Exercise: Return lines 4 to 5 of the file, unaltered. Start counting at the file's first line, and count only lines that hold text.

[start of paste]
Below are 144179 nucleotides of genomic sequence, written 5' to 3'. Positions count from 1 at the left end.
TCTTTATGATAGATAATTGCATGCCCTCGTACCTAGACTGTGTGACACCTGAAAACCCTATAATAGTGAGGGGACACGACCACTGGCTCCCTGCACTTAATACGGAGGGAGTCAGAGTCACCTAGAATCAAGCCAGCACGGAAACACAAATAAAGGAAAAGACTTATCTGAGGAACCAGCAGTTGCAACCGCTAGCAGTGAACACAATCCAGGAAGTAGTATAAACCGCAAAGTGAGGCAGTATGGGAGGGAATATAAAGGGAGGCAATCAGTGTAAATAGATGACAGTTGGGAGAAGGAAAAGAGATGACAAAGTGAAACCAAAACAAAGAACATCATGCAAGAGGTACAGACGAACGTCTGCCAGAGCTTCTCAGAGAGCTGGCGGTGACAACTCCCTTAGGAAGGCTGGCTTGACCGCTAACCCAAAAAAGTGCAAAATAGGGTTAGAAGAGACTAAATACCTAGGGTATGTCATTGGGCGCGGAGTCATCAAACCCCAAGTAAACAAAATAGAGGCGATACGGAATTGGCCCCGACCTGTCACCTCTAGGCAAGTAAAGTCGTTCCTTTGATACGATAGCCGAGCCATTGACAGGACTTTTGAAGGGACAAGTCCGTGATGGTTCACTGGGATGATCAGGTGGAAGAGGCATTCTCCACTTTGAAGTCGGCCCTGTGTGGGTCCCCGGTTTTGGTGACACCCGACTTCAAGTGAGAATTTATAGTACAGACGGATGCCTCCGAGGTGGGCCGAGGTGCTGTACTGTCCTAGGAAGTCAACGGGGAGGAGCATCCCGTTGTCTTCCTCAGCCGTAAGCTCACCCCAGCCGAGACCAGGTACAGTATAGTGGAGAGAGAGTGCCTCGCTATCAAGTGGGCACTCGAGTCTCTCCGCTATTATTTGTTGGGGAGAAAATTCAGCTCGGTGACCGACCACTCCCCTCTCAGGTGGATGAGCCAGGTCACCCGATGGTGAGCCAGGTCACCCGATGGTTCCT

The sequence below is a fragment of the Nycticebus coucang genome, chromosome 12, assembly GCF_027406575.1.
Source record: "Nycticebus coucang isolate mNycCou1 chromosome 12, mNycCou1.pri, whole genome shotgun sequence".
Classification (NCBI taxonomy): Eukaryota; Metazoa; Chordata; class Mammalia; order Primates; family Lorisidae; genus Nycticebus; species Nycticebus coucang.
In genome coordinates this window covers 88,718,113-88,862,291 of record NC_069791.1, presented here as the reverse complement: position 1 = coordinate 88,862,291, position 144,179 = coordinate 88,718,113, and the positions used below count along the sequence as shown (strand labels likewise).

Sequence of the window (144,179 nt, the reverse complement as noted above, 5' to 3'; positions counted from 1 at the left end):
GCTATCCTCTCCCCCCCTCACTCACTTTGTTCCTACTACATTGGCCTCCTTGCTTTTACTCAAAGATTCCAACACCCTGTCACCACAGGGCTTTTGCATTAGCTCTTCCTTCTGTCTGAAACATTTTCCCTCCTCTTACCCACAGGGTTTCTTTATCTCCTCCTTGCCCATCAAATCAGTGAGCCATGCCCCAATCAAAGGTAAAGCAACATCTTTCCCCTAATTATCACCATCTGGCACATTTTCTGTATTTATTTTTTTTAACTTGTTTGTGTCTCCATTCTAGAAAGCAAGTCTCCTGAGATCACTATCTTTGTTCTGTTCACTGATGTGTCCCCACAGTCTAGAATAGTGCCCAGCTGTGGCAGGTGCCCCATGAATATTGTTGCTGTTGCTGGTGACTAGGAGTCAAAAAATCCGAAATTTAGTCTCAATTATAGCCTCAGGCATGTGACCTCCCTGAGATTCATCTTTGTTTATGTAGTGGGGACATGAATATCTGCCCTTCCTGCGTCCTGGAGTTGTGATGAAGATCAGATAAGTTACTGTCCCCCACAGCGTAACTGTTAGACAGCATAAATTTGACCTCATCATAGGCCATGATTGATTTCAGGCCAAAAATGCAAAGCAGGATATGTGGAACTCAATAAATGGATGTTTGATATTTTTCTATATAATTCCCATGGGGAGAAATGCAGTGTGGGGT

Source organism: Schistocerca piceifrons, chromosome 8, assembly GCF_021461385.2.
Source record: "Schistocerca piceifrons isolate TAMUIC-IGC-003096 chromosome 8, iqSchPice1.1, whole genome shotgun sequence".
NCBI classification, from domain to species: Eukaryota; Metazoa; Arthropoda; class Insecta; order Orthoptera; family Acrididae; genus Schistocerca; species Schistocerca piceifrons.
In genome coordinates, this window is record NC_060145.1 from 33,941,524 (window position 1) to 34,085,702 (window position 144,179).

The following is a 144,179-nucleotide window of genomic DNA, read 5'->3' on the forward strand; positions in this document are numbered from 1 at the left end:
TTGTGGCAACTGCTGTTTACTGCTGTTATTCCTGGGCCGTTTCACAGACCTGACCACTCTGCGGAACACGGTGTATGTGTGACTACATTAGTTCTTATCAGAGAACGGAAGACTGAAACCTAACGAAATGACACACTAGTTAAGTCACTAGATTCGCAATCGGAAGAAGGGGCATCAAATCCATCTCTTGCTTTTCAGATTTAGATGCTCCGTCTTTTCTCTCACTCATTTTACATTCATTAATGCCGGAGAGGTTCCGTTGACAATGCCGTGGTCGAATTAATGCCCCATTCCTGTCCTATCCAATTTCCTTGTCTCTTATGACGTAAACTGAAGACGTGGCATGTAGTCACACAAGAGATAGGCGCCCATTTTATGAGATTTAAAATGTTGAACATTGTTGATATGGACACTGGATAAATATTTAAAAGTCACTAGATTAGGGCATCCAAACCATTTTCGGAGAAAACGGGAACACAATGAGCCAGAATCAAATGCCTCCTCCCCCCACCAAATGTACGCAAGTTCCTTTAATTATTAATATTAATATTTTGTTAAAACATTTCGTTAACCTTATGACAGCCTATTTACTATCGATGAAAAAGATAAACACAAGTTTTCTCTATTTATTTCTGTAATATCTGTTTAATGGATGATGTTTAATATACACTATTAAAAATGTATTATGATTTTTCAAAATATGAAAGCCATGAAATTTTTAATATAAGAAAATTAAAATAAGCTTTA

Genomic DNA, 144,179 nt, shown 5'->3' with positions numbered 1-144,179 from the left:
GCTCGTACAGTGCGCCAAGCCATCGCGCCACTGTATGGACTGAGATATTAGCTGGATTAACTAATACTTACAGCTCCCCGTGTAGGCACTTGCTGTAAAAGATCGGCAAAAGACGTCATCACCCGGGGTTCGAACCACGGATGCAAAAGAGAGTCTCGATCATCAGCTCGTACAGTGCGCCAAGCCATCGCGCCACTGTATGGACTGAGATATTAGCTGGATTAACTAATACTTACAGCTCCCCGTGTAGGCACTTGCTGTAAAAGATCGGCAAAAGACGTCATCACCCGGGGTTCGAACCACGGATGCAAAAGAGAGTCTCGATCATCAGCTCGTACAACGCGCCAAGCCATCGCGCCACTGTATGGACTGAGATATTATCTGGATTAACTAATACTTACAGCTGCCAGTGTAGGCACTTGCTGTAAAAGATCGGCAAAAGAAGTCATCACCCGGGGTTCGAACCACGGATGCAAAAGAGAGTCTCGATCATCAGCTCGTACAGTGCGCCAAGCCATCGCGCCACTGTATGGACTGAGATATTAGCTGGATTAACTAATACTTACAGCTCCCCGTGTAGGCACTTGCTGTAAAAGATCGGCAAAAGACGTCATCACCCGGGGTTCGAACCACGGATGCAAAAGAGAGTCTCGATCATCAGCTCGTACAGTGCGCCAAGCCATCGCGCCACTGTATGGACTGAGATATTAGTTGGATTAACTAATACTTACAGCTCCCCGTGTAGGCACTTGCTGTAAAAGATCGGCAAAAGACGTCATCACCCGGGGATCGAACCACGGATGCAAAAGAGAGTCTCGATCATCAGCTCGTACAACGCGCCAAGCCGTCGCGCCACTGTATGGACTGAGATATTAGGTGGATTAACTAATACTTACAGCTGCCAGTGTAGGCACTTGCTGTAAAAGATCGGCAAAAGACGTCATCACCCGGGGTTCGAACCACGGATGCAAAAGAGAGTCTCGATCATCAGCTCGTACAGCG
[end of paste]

Source record: "Nycticebus coucang isolate mNycCou1 chromosome 12, mNycCou1.pri, whole genome shotgun sequence".
Classification (NCBI taxonomy): Eukaryota; Metazoa; Chordata; class Mammalia; order Primates; family Lorisidae; genus Nycticebus; species Nycticebus coucang.